Preventing osteoporosis: keeping our bones strong.

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Disease often remains undiscovered for a long time
As the Bundesselbsthilfeverband für Osteoporose e.V. explains on its website, about 80 percent of those affected by osteoporosis are women. They often fall ill after the menopause in particular, because the lowered estrogen level has a negative effect on bone metabolism. In more than 50 percent of all male patients, other underlying diseases or their treatment are to blame for osteoporosis.

According to a report from the University Medical Center Hamburg-Eppendorf (UKE), osteoporosis is one of the ten most common diseases worldwide, and in Germany, around seven million people suffer from it. Prof. Dr. Michael Amling, Head of the Institute of Osteology and Biomechanics (IOBM) at the UKE, explains how bone health can be strengthened.

Millions of people suffer from osteoporosis. The disease can severely restrict the quality of life, especially in old age. But bone loss can be prevented. A physician explains how to do this.

According to experts, this so-called secondary osteoporosis is often due to the intake of cortisone preparations and/or a diet low in calcium. Smoking and alcohol abuse also cause the skeleton to become brittle. Osteoporosis, a disease of the skeleton in which the bones lose strength and break more easily, “often remains undetected for a long time and only then reveals itself through fractures of the hip, vertebral bodies or wrist,” explains Amling.

“Anything that strengthens the bone serves as a preventive measure. For example, risk factors such as smoking and excessive alcohol consumption should be avoided and the body weight should be within the normal range,” says Prof. Dr. Michael Amling. “A bone-friendly lifestyle begins with a calcium-rich, balanced diet, regular physical exercise and a sufficient supply of vitamin D,” says the physician. According to the expert, vitamin D is of crucial importance for the body to be able to absorb calcium from food. When calcium deficiency occurs, the body attacks the calcium reserves of the skeleton and “we lose bones!

According to the Robert Koch Institute (RKI), vitamin D is formed in the skin (80 to 90 percent) for the most part when exposed to sunlight, more precisely UV-B radiation. It is necessary to stay outside, because staying in bright rooms is not enough because the UV-B components in sunlight cannot penetrate through the glass in window panes.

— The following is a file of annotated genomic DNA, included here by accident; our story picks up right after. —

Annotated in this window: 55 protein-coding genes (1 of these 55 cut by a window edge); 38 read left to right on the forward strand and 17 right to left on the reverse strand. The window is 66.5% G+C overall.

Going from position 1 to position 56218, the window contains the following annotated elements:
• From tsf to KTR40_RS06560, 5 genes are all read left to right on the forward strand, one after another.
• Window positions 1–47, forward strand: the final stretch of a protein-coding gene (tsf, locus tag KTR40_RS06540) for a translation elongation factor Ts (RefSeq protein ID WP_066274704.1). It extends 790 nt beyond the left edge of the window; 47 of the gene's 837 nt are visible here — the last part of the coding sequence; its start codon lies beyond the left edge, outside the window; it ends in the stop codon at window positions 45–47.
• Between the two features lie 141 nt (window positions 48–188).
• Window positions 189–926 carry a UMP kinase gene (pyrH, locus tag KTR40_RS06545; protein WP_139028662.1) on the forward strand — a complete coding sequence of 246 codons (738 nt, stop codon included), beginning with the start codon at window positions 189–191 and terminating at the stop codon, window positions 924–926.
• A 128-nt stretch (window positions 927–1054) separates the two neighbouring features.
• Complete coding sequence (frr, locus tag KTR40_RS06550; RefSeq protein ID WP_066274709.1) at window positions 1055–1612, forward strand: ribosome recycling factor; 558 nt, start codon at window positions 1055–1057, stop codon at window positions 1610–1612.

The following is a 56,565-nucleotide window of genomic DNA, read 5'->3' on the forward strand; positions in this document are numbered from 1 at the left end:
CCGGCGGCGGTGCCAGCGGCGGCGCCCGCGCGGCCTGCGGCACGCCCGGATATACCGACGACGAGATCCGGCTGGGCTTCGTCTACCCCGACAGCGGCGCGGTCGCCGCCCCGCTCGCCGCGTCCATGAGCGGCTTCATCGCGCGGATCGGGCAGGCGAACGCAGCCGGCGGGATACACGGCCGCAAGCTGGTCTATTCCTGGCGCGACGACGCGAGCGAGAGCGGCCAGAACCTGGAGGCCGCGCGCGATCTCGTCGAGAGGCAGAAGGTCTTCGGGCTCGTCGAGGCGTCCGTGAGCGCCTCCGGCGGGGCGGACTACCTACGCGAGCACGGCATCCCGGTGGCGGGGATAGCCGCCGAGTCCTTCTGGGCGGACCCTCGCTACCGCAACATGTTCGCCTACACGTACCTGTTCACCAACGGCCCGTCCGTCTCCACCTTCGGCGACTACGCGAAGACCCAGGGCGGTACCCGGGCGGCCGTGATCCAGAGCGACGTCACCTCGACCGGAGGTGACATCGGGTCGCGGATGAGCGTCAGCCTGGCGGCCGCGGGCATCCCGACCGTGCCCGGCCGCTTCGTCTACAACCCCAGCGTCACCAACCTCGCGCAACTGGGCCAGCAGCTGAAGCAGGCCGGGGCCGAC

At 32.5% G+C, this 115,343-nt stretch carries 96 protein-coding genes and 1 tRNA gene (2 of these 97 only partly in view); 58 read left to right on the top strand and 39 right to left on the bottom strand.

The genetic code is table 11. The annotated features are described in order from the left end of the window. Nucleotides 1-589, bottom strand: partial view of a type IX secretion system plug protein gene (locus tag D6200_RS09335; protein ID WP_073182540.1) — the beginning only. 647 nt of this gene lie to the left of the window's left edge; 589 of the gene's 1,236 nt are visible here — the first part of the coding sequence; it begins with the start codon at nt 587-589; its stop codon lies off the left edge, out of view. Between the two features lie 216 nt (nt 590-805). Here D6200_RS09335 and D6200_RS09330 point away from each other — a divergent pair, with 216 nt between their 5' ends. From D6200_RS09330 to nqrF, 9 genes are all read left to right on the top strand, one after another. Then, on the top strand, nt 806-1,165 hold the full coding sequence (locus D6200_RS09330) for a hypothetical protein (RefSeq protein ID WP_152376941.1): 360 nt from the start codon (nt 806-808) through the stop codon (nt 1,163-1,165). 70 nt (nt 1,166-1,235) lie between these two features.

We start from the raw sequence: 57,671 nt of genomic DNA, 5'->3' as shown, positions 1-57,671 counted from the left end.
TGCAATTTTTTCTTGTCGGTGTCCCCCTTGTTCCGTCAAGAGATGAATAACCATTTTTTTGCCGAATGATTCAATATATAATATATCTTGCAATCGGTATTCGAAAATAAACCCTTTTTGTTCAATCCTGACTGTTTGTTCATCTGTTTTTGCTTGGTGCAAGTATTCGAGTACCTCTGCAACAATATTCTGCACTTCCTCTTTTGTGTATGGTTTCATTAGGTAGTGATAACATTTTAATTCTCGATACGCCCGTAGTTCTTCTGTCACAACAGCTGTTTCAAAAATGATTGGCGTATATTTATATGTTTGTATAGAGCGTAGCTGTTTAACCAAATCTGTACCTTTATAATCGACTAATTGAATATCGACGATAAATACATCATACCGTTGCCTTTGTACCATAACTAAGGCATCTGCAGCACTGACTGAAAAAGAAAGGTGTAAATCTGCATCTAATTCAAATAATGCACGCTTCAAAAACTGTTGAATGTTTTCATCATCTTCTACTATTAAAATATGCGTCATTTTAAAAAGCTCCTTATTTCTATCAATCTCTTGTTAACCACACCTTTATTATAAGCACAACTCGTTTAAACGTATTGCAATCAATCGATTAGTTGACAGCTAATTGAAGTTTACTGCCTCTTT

Taking dietary supplements with vitamin D is only recommended for a few people. As the consumer center writes on its website, an additional food supplement with vitamin D is only recommended in exceptional cases (for example, when you are bedridden or fully veiled outdoors) in consultation with a doctor. An overdose can lead to serious health problems such as nausea, headaches, reduced muscle tone and even kidney failure.

The diet contributes only a relatively small proportion of the vitamin D supply, estimated at around 10 to 20 percent. One reason for this is that only a few foods contain significant amounts of vitamin D (e.g. fatty sea fish, certain offal, edible mushrooms, eggs), which are consumed in Germany only rarely or in small quantities, according to the RKI.

Sport also has a very large influence on bone health: “An individually adapted mix of endurance, strength and balance training is the best option, but any everyday physical activity is also recommended,” explains Prof. Dr. Michael Amling. “In addition to the targeted training of muscles and sense of balance, older people in particular should strengthen their coordination and surefootedness,” he says. “This can easily be built into everyday life, i.e. climbing stairs as often as possible, taking short distances on foot and taking regular walks”. Possible stumbling blocks in the home environment, such as slipping runners, creases in the carpet, loose cables or uneven door thresholds, should be eliminated. (ad)

How to prevent osteoporosis
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